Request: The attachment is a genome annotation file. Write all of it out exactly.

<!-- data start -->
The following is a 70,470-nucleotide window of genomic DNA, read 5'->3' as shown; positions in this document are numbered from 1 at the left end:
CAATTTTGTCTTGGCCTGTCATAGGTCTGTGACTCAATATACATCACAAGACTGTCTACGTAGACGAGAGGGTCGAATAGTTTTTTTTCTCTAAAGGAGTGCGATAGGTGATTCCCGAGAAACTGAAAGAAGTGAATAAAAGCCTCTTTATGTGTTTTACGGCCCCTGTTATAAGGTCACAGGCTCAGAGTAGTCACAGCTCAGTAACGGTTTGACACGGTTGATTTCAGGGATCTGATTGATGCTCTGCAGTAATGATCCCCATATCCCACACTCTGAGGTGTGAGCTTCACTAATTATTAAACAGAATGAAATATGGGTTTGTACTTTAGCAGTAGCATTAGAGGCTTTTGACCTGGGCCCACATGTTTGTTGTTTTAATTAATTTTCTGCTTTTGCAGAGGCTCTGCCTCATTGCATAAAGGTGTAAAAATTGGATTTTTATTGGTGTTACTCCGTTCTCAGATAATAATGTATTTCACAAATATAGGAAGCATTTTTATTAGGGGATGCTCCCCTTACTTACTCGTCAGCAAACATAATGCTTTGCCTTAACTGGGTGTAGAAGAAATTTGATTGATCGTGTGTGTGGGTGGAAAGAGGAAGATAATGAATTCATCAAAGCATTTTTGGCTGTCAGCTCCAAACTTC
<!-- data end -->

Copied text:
The following is a 70,470-nucleotide window of genomic DNA, read 5'->3' as shown; positions in this document are numbered from 1 at the left end:
CAATTTTGTCTTGGCCTGTCATAGGTCTGTGACTCAATATACATCACAAGACTGTCTACGTAGACGAGAGGGTCGAATAGTTTTTTTTCTCTAAAGGAGTGCGATAGGTGATTCCCGAGAAACTGAAAGAAGTGAATAAAAGCCTCTTTATGTGTTTTACGGCCCCTGTTATAAGGTCACAGGCTCAGAGTAGTCACAGCTCAGTAACGGTTTGACACGGTTGATTTCAGGGATCTGATTGATGCTCTGCAGTAATGATCCCCATATCCCACACTCTGAGGTGTGAGCTTCACTAATTATTAAACAGAATGAAATATGGGTTTGTACTTTAGCAGTAGCATTAGAGGCTTTTGACCTGGGCCCACATGTTTGTTGTTTTAATTAATTTTCTGCTTTTGCAGAGGCTCTGCCTCATTGCATAAAGGTGTAAAAATTGGATTTTTATTGGTGTTACTCCGTTCTCAGATAATAATGTATTTCACAAATATAGGAAGCATTTTTATTAGGGGATGCTCCCCTTACTTACTCGTCAGCAAACATAATGCTTTGCCTTAACTGGGTGTAGAAGAAATTTGATTGATCGTGTGTGTGGGTGGAAAGAGGAAGATAATGAATTCATCAAAGCATTTTTGGCTGTCAGCTCCAAACTTC